A Medical Opinion on the Effects of a Writers' Strike
Young Castle called me "Scoop." "Good morning, Scoop. What's new in the word game?"
"I might ask the same of you," I replied.
"I'm thinking of calling a general strike of all writers until mankind finally comes to its senses. Would you support it?"
"Do writers have a right to strike? That would be like the police or the firemen walking out."
"Or the college professors."
"Or the college professors," I agreed. I shook my head. "No, I don't think my conscience would let me support a strike like that. When a man becomes a writer, I think he takes on a sacred obligation to produce beauty and enlightenment and comfort at top speed."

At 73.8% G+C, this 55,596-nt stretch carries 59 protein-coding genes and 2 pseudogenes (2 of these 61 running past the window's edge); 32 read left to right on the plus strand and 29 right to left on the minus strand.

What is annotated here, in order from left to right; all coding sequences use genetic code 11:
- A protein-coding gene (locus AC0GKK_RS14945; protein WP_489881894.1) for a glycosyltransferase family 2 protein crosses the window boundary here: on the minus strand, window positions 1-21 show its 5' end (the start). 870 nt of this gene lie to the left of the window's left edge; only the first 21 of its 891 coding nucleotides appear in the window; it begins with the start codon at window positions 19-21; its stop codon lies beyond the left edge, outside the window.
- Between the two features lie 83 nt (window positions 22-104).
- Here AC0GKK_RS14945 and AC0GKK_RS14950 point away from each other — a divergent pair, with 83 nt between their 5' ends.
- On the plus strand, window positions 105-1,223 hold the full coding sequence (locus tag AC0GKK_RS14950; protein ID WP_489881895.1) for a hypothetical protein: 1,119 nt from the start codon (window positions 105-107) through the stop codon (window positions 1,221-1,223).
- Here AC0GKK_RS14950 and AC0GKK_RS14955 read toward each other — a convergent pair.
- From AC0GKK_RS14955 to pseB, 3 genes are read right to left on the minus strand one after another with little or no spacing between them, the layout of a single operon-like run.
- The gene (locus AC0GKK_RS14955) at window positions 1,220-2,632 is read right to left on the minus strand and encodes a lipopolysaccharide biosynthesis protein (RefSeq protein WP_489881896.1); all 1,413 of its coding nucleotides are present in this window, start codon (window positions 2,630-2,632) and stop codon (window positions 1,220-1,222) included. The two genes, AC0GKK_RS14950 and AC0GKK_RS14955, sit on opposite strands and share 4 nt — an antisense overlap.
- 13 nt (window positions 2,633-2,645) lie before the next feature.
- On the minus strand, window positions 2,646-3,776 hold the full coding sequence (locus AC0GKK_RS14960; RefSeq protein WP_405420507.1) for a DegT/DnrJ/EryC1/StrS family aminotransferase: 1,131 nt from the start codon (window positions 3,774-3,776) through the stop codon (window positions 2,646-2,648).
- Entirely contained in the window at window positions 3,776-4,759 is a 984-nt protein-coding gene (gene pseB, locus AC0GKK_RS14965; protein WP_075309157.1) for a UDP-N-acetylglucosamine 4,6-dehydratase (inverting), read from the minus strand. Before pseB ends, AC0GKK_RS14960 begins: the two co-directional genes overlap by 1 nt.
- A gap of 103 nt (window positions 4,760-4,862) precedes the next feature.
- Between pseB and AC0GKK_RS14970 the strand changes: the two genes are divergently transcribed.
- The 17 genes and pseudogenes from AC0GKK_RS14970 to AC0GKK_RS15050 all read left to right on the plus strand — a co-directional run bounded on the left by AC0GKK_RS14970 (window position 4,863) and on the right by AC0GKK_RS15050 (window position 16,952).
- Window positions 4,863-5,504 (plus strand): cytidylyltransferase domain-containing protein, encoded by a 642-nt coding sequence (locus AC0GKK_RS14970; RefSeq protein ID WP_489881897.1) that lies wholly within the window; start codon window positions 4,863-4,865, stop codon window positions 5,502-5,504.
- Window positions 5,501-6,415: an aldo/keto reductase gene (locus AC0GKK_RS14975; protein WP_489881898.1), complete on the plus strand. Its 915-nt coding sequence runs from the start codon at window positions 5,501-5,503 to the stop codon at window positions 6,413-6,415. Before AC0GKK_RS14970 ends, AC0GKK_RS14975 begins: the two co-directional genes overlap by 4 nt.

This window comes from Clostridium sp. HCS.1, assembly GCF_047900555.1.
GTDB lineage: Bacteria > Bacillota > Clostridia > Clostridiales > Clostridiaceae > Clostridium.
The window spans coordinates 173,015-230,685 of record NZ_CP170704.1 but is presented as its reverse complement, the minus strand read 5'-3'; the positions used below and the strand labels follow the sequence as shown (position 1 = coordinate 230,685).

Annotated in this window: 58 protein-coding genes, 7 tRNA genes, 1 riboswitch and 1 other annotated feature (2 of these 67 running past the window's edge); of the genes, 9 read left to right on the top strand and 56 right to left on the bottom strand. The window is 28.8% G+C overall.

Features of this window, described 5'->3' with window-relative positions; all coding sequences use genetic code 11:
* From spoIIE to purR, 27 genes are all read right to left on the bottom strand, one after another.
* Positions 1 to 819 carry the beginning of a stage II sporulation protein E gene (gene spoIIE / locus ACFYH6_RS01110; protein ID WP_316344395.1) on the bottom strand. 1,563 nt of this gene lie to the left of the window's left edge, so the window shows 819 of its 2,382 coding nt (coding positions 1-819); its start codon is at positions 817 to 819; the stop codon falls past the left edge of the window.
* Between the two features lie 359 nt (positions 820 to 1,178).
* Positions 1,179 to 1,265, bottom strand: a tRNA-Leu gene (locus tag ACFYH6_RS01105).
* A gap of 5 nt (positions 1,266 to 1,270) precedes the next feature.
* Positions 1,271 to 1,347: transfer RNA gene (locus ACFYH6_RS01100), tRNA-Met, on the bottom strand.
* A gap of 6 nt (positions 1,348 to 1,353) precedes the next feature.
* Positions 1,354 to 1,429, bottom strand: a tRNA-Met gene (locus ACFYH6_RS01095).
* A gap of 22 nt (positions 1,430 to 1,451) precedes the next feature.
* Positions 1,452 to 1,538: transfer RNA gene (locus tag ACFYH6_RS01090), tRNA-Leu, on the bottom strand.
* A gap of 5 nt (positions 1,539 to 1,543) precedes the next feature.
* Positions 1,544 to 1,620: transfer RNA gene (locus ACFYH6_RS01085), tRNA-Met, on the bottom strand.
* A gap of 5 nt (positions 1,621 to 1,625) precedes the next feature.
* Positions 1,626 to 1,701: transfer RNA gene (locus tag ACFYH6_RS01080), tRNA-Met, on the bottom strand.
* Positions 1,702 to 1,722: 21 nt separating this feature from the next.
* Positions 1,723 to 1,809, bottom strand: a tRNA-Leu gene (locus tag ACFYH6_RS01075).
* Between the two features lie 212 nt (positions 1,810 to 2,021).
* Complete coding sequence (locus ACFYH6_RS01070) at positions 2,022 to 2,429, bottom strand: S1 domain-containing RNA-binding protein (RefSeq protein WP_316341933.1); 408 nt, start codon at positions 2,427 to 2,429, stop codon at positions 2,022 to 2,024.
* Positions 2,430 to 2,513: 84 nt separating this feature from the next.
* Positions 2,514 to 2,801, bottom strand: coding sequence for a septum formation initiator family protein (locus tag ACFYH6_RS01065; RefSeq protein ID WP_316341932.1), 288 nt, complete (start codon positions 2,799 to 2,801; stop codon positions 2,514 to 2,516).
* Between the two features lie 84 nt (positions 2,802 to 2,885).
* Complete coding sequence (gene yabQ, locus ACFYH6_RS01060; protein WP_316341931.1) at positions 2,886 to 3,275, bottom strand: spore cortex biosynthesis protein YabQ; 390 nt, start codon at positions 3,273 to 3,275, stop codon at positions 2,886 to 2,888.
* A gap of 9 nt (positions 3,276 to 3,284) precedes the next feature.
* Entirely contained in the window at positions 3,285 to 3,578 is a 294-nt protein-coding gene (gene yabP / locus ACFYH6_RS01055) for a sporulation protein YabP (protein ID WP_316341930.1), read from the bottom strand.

"I just can't help thinking what a real shaking up it would give people if, all of a sudden, there were no new books, new plays, new histories, new poems . . ."
"And how proud would you be when people started dying like flies?" I demanded.
"They'd die more like mad dogs, I think—snarling and snapping at each other and biting their own tails."
I turned to Castle the elder. "Sir, how does a man die when he's deprived of the consolations of literature?"
"In one of two ways," he said, "petrescence of the heart or atrophy of the nervous system."
"Neither one very pleasant, I expect," I suggested.
— Kurt Vonnegut, Cat's Cradle